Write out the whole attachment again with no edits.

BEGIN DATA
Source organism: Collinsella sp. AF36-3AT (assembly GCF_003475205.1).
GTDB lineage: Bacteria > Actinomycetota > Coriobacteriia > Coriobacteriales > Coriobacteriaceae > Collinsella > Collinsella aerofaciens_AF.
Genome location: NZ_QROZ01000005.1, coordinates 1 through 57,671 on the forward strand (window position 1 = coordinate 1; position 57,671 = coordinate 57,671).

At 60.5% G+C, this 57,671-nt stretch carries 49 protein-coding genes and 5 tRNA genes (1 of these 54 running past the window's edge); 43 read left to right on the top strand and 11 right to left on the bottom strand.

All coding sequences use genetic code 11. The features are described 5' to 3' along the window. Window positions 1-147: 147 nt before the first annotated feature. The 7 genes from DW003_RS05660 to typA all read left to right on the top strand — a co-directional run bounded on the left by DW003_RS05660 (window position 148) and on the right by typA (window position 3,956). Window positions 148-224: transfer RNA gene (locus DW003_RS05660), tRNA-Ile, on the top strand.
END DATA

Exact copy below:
Source organism: Collinsella sp. AF36-3AT (assembly GCF_003475205.1).
GTDB lineage: Bacteria > Actinomycetota > Coriobacteriia > Coriobacteriales > Coriobacteriaceae > Collinsella > Collinsella aerofaciens_AF.
Genome location: NZ_QROZ01000005.1, coordinates 1 through 57,671 on the forward strand (window position 1 = coordinate 1; position 57,671 = coordinate 57,671).

At 60.5% G+C, this 57,671-nt stretch carries 49 protein-coding genes and 5 tRNA genes (1 of these 54 running past the window's edge); 43 read left to right on the top strand and 11 right to left on the bottom strand.

All coding sequences use genetic code 11. The features are described 5' to 3' along the window. Window positions 1-147: 147 nt before the first annotated feature. The 7 genes from DW003_RS05660 to typA all read left to right on the top strand — a co-directional run bounded on the left by DW003_RS05660 (window position 148) and on the right by typA (window position 3,956). Window positions 148-224: transfer RNA gene (locus DW003_RS05660), tRNA-Ile, on the top strand.